Israeli high-tech companies are turning their backs on traditional outsourcing hubs
Israel is second only to California’s Silicon Valley for high-tech innovation and arguably it’s the best in the world for high-tech research and development. To be more competitive, Israelis like their American counterparts, are now outsourcing programming jobs to people in India and China.
Recently a new trend has started: Israeli companies and branches of multinational companies in Israel are outsourcing work to Palestinians. While the thought of outsourcing to Palestinians might not have seemed plausible at first due to security concerns, after trying the idea out, Israelis are finding it a superior solution for many reasons.
Every year about 3,000 Palestinian computer scientists graduate from one of 11 Palestinian-run universities, but even with a degree there is no guarantee of finding a good job.
“We realized that instead of fighting each other and throwing bombs we needed to work together,” said Jonathan Levy a general manager for the chip manufacturer Winbond, in Israel: “I started thinking that it would be better to hire a Palestinian engineer to develop our less complex products, for reasons related to cost calculations as well as problems of language, culture and deadlines,” he said in a local newspaper.
During a meeting of the Young Presidents’ Organization, an international organization of 20,000 company directors, Levy was introduced to Murad Tahboub, the managing director of Asal Technologies, in Ramallah, who manages a team of about 35 full-time and 12 part-time Palestinian programmers.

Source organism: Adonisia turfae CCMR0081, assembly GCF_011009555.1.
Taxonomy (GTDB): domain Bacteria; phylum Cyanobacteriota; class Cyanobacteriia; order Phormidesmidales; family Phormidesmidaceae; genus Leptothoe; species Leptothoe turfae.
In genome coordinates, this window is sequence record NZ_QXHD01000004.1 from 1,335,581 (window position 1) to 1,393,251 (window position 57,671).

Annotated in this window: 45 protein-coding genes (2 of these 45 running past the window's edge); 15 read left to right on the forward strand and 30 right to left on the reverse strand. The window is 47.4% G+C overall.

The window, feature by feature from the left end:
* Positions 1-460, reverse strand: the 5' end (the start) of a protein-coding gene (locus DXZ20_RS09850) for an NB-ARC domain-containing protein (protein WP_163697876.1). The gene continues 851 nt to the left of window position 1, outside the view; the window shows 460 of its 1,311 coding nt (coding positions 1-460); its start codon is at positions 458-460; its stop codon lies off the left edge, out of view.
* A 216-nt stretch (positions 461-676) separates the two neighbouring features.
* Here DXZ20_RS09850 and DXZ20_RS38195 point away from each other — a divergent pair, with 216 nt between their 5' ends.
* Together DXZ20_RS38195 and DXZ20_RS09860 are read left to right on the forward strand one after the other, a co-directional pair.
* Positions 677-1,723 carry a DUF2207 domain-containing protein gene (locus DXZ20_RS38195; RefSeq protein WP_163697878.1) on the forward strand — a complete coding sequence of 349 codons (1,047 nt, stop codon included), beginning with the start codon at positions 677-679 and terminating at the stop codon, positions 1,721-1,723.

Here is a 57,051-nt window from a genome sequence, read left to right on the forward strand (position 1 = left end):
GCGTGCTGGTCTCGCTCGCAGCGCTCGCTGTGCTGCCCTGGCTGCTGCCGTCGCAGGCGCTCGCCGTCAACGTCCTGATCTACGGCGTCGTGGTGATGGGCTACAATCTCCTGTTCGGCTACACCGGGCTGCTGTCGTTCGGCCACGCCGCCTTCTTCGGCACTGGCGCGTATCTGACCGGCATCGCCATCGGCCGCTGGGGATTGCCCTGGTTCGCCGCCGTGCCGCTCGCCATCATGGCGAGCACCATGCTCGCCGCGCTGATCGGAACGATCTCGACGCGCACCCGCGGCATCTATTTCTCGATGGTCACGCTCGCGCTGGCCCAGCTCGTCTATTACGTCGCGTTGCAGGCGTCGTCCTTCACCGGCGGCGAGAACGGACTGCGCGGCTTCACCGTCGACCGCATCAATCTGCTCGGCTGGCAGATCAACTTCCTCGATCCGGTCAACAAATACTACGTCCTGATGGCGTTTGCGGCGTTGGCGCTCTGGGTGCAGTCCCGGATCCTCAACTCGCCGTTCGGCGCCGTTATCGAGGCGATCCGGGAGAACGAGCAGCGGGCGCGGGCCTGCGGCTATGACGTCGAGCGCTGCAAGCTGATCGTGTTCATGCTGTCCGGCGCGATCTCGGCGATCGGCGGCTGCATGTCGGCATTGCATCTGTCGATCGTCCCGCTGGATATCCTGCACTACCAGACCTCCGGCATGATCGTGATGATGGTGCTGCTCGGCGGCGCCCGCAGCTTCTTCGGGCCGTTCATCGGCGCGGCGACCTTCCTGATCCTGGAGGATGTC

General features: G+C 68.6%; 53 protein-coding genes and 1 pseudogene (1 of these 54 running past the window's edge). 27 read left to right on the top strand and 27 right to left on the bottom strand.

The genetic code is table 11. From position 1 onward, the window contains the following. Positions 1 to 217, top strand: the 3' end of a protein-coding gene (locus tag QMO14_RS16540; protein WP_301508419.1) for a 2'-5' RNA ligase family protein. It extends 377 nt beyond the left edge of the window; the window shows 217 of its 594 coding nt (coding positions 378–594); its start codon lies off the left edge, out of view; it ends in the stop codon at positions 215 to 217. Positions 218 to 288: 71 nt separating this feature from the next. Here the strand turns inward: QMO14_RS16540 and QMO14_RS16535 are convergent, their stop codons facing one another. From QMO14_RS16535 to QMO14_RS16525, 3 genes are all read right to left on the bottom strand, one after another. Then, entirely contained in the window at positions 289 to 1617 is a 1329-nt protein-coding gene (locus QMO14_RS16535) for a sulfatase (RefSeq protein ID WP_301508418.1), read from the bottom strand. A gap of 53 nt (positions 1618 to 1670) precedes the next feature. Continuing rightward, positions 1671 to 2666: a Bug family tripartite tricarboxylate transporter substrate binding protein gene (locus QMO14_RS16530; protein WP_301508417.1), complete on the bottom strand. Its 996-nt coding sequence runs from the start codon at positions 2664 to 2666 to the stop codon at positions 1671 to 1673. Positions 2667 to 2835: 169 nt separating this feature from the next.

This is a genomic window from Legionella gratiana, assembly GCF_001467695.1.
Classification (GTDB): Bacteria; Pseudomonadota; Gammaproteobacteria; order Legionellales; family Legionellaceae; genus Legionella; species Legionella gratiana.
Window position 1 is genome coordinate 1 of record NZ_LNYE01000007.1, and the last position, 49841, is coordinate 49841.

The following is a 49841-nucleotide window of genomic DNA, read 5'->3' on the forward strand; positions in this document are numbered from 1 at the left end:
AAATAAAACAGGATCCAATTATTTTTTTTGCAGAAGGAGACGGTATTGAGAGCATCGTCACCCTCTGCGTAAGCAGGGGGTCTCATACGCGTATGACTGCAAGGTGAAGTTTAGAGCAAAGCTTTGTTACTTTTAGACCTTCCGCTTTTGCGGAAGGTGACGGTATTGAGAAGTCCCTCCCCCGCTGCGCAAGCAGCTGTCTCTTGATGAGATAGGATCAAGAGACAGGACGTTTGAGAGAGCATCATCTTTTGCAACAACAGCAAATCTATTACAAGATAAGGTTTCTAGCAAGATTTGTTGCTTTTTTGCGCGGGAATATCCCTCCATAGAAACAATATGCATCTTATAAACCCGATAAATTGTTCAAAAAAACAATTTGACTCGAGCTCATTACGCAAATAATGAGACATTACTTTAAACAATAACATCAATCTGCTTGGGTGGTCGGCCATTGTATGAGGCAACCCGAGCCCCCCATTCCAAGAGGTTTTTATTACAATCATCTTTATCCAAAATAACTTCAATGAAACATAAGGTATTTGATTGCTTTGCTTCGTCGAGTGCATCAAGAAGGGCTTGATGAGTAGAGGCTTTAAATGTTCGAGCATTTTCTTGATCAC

Today, seven Palestinian engineers work for Winbond out of Ramallah; Tahboub’s team has also completed jobs for the Israeli firm G.ho.st (Global Hosted Operating System). See related story: Israeli startup promises a virtual OS – and real coexistence.
The cooperation sets the pace for building peace
At a third of the cost of an Israeli engineer, Tahboub told ISRAEL21c: “We have a viable commercial business proposal. Why an Israeli would work with us is based purely on commercial reasons.”
Cost-effective labor, working in the same time zone, a workforce with a good command of the English language and high productivity rates, make Palestinian programmers desirable, but not just for Israelis, but any multinational company, says Tahboub.
There is also a familiarity between the two cultures, which can increase trust and confidence between the outsourcer and the outsourcee says Tahboub: “Come on guys. We know each other’s holidays, we known each other’s taboos and we know each other’s sensitive issues. Plus we are using the same currency,” he adds.
“When we sign long-term contracts with each other, no one will be surprised by a fluctuating dollar rate. Working with Palestinians gives Israelis a more secure fiscal risk,” he adds.
Boasting professors trained at Harvard, Yale, Cambridge, and MIT, or McGill in Canada, Tahboub says Palestinians provide the same skill sets as Israeli engineers. He is hoping more companies will consider working with Palestinians because more jobs can only increase the chances for peace in the region.
“But not only in Palestine but in all areas where there is political instability,” says Tahboub, who studied at an American college in Europe: “If people have good jobs, if their kids are getting an education, if there is good medical treatment and retirement plans, then they would not think radically, and would try to improve what they have.”
Hiring Palestinian engineers Tahboub concludes, “is an investment in peace.”